Your clients who sell products in different states may be facing big sales tax compliance changes right now, so here’s what you need to know.
Because the Supreme Court transformed a long-established sales tax law in the Wayfair Inc. ruling, it means states can enforce sales tax collection from remote sellers as well as from in-state businesses. Prior to the ruling, states were largely limited to taxing businesses with a physical presence in the state.
Today, more than 30 states adopted economic nexus since the Wayfair decision, so merchants must determine where they have economic nexus: enough economic activity in a state to trigger the obligation to collect and remit tax. For example, $100,000 in sales or 200 transactions in the current or preceding calendar year. As such, businesses and the tax and accounting pros advising them must keep up with registration and remittance requirements.
It’s not an easy task. On Jan. 1 2019 alone, economic nexus laws took effect in Georgia, Iowa, Nebraska, Utah, West Virginia and the District of Columbia.
Wayfair's Impact in the States
According to a National Conference of State Legislatures’ report, sales and use taxes experienced the largest annual increase recently among state-level taxes. This was primarily because of states becoming authorized to tax remote sales. Kentucky, for example, reported an estimated revenue increase of $192.5 million for fiscal 2019 overall, while changes resulting from the Wayfair decision are expected to add an additional $3.2 billion to the state’s sales and use tax base.
Louisiana and Illinois also reported the largest increases. Louisiana’s $466 million increase was a result of the additional sales tax rate extension. Similarly, Illinois projected an increase of $150 million in sales and use tax revenues due to remote sales tax collection.
The impact of the Wayfair ruling is likely to be felt even more in highly populated states. Specifically, California, New York, and Texas have all adopted economic nexus:
Beginning April 1, 2019, retailers outside of California will have to register with the state and collect tax if their taxable sales of tangible personal property in California exceed $100,000 during the preceding or current calendar year, or they make sales into California in 200 or more separate transactions.
In New York, a person with more than $300,000 in gross receipts from sales of tangible personal property and more than 100 separate transactions in the state in the preceding four quarters is required to register as a vendor immediately. Significantly, New York’s own state capitol, Albany, has not announced a start date.
Starting Oct. 1, 2019, collection requirements kick in for remote retailers with more than $500,000 from sales of tangible personal property in Texas in the preceding 12 calendar months. The initial “12 calendar month” period is July 1, 2018, through June 30, 2019. Businesses must begin collecting the tax no later than the first day of the fourth month after the month in which the safe harbor amount was exceeded.
The situation in Pennsylvania is also worth noting: Under current law, a remote seller that makes taxable sales totaling just $10,000 or more to Pennsylvania customers in the previous calendar year had to have elected by March 1, 2018, to either register to collect and remit the state’s sales tax or comply with Pennsylvania’s notice and reporting requirements.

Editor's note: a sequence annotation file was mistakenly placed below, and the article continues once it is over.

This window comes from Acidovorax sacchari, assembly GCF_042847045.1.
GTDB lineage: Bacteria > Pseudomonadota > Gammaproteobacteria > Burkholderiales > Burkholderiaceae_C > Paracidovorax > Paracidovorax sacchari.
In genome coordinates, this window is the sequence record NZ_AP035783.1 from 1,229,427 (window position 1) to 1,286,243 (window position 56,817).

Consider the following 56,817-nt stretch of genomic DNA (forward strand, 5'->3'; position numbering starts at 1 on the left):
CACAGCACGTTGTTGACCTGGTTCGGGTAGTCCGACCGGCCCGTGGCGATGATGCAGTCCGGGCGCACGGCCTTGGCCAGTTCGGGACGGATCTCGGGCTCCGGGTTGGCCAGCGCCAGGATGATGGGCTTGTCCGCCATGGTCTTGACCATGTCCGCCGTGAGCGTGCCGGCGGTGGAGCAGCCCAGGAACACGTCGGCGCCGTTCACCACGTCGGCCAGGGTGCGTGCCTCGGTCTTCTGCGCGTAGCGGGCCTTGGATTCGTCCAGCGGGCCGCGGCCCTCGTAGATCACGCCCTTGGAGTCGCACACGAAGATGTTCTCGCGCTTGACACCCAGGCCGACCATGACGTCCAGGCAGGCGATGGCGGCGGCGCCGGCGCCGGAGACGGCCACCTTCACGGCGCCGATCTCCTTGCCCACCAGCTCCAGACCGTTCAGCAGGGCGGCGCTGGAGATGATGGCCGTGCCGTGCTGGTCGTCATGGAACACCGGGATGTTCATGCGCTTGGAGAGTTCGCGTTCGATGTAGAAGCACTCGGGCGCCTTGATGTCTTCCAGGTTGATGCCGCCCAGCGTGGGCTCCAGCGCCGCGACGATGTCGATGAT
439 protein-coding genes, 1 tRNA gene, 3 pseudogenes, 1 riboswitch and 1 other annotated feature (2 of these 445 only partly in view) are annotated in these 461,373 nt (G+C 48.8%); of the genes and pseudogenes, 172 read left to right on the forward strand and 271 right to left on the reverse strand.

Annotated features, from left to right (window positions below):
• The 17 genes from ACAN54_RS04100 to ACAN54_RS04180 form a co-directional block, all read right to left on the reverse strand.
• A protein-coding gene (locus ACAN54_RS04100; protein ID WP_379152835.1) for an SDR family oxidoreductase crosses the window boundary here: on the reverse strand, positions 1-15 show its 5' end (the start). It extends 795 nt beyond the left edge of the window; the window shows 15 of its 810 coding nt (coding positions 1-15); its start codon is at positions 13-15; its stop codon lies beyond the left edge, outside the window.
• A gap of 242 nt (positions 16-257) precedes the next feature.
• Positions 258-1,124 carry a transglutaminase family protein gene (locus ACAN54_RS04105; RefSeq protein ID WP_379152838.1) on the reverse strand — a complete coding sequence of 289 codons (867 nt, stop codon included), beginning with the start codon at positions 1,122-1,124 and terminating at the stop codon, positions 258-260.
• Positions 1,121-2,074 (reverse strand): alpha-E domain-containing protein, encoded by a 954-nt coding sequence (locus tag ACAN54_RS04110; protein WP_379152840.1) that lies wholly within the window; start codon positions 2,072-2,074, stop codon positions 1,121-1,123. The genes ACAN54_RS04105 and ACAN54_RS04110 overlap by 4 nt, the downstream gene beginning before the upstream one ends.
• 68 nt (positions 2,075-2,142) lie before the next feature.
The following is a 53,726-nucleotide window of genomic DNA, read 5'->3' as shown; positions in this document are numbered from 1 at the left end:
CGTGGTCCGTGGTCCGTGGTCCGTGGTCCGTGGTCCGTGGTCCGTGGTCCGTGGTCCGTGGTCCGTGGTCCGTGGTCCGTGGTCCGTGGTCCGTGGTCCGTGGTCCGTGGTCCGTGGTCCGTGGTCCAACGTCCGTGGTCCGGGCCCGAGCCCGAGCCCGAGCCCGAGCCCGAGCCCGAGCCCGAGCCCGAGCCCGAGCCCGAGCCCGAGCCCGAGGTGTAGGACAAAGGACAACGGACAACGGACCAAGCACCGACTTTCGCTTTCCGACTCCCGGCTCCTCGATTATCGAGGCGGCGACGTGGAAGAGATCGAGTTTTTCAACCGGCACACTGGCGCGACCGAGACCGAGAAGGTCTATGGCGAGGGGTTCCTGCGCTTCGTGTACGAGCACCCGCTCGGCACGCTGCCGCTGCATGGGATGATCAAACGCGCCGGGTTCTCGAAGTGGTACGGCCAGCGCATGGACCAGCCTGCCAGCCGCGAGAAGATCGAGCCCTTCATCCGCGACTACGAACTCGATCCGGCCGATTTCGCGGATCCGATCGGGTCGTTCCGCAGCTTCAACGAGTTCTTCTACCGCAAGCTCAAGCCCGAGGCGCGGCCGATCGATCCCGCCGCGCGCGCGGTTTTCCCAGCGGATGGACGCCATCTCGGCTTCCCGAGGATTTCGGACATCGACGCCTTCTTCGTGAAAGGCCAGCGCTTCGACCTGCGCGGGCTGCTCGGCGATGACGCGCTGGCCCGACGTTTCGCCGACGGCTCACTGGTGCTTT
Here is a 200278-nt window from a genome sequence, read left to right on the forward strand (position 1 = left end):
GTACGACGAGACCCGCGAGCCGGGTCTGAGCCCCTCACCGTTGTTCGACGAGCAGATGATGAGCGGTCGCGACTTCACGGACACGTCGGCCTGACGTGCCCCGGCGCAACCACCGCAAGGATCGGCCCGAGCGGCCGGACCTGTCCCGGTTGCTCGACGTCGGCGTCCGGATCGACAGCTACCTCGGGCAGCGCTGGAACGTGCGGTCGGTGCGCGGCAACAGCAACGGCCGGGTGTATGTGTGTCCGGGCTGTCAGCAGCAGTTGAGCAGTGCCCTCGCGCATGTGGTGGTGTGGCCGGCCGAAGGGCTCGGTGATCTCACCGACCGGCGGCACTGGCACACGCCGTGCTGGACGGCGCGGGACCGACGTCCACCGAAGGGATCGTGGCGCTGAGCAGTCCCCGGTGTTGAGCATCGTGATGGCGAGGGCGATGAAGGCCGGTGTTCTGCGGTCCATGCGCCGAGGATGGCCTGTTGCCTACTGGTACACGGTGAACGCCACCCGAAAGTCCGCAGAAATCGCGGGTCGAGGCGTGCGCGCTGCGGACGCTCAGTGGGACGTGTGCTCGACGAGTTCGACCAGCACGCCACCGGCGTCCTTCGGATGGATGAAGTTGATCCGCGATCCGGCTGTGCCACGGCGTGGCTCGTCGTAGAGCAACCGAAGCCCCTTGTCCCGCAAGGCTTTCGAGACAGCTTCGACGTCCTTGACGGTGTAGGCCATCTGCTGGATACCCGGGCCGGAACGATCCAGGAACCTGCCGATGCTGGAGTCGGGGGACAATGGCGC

Starting July 1, 2019, remote retailers with more than $100,000 in gross sales in Pennsylvania will no longer be able to opt out of the collection requirement. Pennsylvania is also the first non-Streamlined Sales Tax (SST) state to certify sales tax solution providers.
In many cases, SST states cover the cost of automated sales tax solutions provided by a certified service provider. This includes sales tax calculations, returns preparation and filing.
What Else You Need to Know About the Impact of Wayfair
Before a seller can collect sales tax, it must obtain a sales tax permit (a.k.a. seller permit, reseller permit, transaction privilege tax license or vendor’s license) from the state tax authority. It’s up to vendors to learn what that entails, register the business and renew the sales tax permit as required — and to comply with sales tax laws.
Wayfair’s impact is causing sellers to re-examine staffing, technology, and all other resources needed for the new sales tax compliance landscape. Companies need to consider where their employees conduct business, the location of inventory, and what products they sell in various states, with an eye on what’s tax-exempt in each state. Many businesses are looking at undertaking a nexus analysis.
One resource for vendors, of course, is a consulting and tax-advisory firm like yours, which runs the potentially legally binding risk of faulty or negligent advising. Accounting and consulting firms may quickly find themselves liable for damages, interest and the state tax itself.
What else can you do for your firm and your clients? There are many paths to take, but you can start by rewriting your engagement letters to define the scope of tax consulting.
Next, inform your interstate retail clients of the importance of vetting third parties, such as software providers, whose solutions impact the state licensing and registration. Finally, contact your clients to learn which may be affected by Wayfair legislation.
Gail Cole began researching and writing about sales tax for Avalara in 2012 and has been fascinated with it ever since. She has a penchant for uncovering unusual tax facts and endeavors to make complex sales tax laws more digestible for both experts and laypeople.